Mother saves baby, killed seconds later

UK man who helped save infant: Just as I took the baby out, terrorist reversed on top of the car.

jerusalem pigua baby 224 (photo credit: AP)
jerusalem pigua baby 224
(photo credit: AP)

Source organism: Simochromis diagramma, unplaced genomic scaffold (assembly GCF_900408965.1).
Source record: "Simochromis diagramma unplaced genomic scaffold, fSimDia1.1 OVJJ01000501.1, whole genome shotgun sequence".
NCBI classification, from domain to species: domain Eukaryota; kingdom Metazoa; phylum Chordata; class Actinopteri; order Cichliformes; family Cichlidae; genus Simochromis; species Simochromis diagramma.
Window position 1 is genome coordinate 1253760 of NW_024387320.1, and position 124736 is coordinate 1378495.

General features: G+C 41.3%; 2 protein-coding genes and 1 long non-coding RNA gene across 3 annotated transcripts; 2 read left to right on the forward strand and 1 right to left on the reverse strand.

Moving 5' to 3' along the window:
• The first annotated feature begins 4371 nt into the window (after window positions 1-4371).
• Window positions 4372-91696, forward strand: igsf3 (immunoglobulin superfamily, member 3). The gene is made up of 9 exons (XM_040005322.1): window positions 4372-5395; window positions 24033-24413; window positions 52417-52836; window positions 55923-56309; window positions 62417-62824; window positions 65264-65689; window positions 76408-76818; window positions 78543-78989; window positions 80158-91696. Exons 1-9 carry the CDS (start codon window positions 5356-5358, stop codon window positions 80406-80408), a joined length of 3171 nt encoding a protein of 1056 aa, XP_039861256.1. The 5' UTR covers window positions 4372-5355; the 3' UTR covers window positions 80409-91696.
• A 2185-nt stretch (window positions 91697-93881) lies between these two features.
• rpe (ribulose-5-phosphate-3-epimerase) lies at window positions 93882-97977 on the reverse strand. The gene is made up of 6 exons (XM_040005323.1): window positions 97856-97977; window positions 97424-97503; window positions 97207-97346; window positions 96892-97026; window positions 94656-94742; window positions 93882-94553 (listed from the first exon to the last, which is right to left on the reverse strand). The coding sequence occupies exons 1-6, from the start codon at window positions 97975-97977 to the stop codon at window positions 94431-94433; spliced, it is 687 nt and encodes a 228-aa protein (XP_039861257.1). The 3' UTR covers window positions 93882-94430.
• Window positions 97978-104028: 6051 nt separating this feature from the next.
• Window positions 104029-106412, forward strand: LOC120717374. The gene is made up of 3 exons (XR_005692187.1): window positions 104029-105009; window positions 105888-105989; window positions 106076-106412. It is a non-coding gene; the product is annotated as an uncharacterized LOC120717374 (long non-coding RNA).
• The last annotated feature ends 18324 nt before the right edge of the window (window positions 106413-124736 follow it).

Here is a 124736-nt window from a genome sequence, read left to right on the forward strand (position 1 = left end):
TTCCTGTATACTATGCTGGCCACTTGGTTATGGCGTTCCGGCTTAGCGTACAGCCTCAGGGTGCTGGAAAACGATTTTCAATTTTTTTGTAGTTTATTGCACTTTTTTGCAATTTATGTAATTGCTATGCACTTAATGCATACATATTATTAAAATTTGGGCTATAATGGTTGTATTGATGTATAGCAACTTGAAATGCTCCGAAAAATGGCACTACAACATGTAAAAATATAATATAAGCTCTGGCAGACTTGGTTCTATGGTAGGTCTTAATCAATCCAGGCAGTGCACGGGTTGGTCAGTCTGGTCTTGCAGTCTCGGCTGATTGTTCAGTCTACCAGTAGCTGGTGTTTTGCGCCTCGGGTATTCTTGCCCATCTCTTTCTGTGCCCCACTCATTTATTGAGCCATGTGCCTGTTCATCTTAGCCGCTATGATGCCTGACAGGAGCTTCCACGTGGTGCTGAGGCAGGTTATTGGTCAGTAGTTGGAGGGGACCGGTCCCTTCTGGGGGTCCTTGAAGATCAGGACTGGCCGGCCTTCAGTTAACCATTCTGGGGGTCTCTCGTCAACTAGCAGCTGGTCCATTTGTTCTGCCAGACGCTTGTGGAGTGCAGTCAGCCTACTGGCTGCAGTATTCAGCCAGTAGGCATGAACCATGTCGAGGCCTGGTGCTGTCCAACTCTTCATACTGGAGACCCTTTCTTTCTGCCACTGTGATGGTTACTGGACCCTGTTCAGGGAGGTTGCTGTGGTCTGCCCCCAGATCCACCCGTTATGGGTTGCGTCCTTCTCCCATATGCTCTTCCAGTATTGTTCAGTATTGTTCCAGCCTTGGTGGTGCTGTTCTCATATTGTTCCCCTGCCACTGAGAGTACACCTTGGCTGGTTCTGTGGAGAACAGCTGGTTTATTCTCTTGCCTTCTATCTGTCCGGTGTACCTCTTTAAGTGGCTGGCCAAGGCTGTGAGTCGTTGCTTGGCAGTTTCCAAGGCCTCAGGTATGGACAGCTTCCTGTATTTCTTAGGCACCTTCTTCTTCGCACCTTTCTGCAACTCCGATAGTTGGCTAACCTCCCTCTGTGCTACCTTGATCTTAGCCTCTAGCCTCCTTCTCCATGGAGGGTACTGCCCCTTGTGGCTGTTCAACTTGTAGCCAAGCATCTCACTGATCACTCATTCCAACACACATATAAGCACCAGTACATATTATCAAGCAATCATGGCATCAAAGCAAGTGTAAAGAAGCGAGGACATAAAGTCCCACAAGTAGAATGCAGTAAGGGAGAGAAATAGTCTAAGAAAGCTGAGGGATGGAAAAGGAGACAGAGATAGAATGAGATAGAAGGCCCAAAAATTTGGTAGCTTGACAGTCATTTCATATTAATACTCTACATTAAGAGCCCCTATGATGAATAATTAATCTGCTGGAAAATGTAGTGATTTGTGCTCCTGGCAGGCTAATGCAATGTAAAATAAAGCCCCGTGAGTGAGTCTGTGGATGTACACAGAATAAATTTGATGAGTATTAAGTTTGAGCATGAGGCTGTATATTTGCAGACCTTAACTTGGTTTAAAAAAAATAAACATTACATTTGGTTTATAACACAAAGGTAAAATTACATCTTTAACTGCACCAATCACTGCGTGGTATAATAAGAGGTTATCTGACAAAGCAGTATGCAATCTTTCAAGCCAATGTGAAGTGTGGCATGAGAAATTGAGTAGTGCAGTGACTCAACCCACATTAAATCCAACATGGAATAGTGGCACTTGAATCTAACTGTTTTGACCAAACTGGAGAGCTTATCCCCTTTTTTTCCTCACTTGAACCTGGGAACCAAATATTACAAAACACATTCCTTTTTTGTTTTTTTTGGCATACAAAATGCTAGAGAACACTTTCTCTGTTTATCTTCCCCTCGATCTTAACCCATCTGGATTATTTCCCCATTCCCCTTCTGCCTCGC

Seconds before being crushed to death by a bulldozer, 33-year-old Batsheva Unterman succeeded in unbuckling her 5-month-old baby from the car-seat and passing her out through the window to safety. "Just as I took the baby out, he reversed on top of the car. The baby is okay, but not the mother," Jeremy Aronson, the man who helped save the baby, told The Jerusalem Post quietly as he sat alone in the waiting room of Hadassah-University Hospital in Mount Scopus. Unterman, who was a kindergarten teacher at Ganei Homat Shmuel, initially had difficulty conceiving a child and had undergone two years of fertility treatments, friends told the Post at her funeral late Wednesday night in the Givat Shaul cemetery. "She was a unique person," said a parent of one of her students. The director of her school in Har Homa, Ilan Kaminetsky, said they did not yet know how to tell Unterman's students that she had died. Another victim in Wednesday's terror attack was Elizabeth Devorah Goren-Friedman, 54. She was also killed when her car was crushed by the bulldozer. Goren-Friedman was a mother of three who had survived a serious illness and was a teacher for the blind in Jerusalem. She died on the operating table in Shaare Tzedek Hospital and was buried late at night in the Givat Shaul cemetery, surrounded by hundreds of family, friends and students. "You were a good friend and a good mother. You made sure we were all happy," her son Issachar eulogized, adding, "You have taught us that volunteering is part of a person's life." "A sinful murderer destroyed a brave life that was filled with your courage to fight back. In spite of the difficulties you encountered during your life, you overcame everything with a smile on your face," Goren-Friedman's husband said during the eulogy. Goren-Friedman was survived by two sons, Issachar and Tzvi, and a daughter, Yael. The third fatality in the bulldozer attack was Jan Raluay, 68, a resident of the Gilo neighborhood in Jerusalem, and soon-to-be grandfather. The eldest from a family of seven, Raluay lost his mother only months after he was born. He, his father, and his sister moved from Iran to India, where they lived for nine years before continuing on to Israel in 1949. Raluay was survived by his wife, two daughters, and a son.